kokonut

New Member
The problem is that in the real world, science all too often resembles cargo cult science. That's why Richard Feynman gave his famous speech about it. Here's a link where he gives real-world examples of sloppiness in sciences dealing with systems far less complex than the climate. Cargo Cult Science

All that stuff you posted doesn't really tell me anything more. They only have vague guesses why the trees might have varied from other temperature data after 1960, but even though they don't understand how the trees work, they go ahead and assume the trees must have been right for centuries prior to that, even when they didn't have thermometer measurements. That's not exactly rigorous science.

As for the tree stuff, there are studies that found consistent and statistically significant relationships between growth of the trees and the flux density of galactic cosmic radiation. Not that it's the answer but merely goes to show that this global warming theory (CO2) is certainly not settled science.
 

kokonut

New Member
And speaking about melting ice at the North Pole and about how Gore continued with his patented doomsday scenario that ice will be gone in 5 Years (that was 2 years ago and he revised it last week to 5 to 7 years from now ice will disappear) are simply hokey stuff. Why? Well, again it's the gloom and doom scenarios that we're gonna drown in 20 feet of water soon are just more red flags. All one needs to realize is that the Arctic sea ice has always expanded and contracted within the same range with each passing season, even through the warmest period over the last decade.

[ame=http://www.youtube.com/watch?v=6j8SGs_gnFk]YouTube - Arctic Sea Ice timelapse from 1978 to 2009[/ame]
30 year time lapse movie of Arctic sea ice contracting and expanding with each passing seasons.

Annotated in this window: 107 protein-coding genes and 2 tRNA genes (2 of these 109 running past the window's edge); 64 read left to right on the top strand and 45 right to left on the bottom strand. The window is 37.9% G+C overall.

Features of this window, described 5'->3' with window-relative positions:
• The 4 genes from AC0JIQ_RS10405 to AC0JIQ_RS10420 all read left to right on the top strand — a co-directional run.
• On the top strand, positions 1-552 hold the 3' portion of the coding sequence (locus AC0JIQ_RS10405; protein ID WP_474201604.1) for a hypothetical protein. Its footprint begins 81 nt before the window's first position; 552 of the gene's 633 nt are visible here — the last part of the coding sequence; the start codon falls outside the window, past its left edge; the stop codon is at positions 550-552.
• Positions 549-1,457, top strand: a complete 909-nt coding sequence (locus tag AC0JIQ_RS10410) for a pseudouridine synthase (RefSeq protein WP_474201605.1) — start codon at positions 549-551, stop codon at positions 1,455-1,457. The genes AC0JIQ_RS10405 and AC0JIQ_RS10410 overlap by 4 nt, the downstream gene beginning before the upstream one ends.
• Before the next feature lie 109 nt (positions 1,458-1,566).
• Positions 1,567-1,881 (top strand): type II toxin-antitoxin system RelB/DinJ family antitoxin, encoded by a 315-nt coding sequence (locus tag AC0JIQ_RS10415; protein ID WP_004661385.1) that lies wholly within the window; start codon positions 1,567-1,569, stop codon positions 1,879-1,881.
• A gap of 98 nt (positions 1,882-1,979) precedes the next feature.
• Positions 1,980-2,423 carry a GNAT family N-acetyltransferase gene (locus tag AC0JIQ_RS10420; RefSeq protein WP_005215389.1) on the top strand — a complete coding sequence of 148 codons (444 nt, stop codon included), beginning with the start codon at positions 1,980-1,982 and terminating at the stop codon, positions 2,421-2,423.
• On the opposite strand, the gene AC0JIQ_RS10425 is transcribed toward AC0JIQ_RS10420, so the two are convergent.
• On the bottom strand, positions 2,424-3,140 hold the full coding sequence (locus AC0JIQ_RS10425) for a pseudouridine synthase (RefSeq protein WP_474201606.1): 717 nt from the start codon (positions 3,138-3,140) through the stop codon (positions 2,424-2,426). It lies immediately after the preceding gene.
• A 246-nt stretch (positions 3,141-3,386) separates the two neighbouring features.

This movie is to show the complete 30 year history of the NSIDC satellite derived arctic sea ice extent in a single video. Brown is land, black is shoreline, blue is water except for the large blue dot in the center of the plot. The movie plays double speed at the beginning because the early satellite collected data every other day. Youll see the large blue circle change in size flashing back and forth between the older and newer sat data just as the video slows down.

After staring at the graphs above you think you understand what is happening as ice gradually shrinks away. Well the high speed video shows a much more turbulent world with changing weather patterns in 2007 and 2008 summer blasting away at the south west corner of the ice. Ive watched it 20 times at least, noticing cloud patterns (causing lower ice levels), winds, water currents and all kinds of different things. Im not so sure anymore that were seeing a consistent decline to polar bear doom, with this kind of variance it might just be everyday noise.

Note that despite some mainstream media reports, our Arctic Sea ice has not melted away, but comes back every year as it has done for millennia..This is the normal season cycle.
 

flip

New Member
The problem is that in the real world, science all too often resembles cargo cult science. That's why Richard Feynman gave his famous speech about it. Here's a link where he gives real-world examples of sloppiness in sciences dealing with systems far less complex than the climate. Cargo Cult Science

All that stuff you posted doesn't really tell me anything more. They only have vague guesses why the trees might have varied from other temperature data after 1960, but even though they don't understand how the trees work, they go ahead and assume the trees must have been right for centuries prior to that, even when they didn't have thermometer measurements. That's not exactly rigorous science.

If you had bothered to read the articles I hinted about, you would find studies on tree growth around the world, and that it's evidence for both local and regional causes. It's amazing how those cute cargo cult scientists are able to examine and discuss data that diverges, and, know what? They are so stupid they keep on publishing those papers, when they actually want to hide those datas(according to you).

By the way, what does theremometer measurements have to do with this? Heard of climate proxies? At least you are ditching a lot of the reasoning behind another denier argument, the MWP, if you only accept thermometer measurements.

Please try to come up with something else, not based on wild guesses, zombie arguments, cargo cult, pseudo or junk science, thank you :)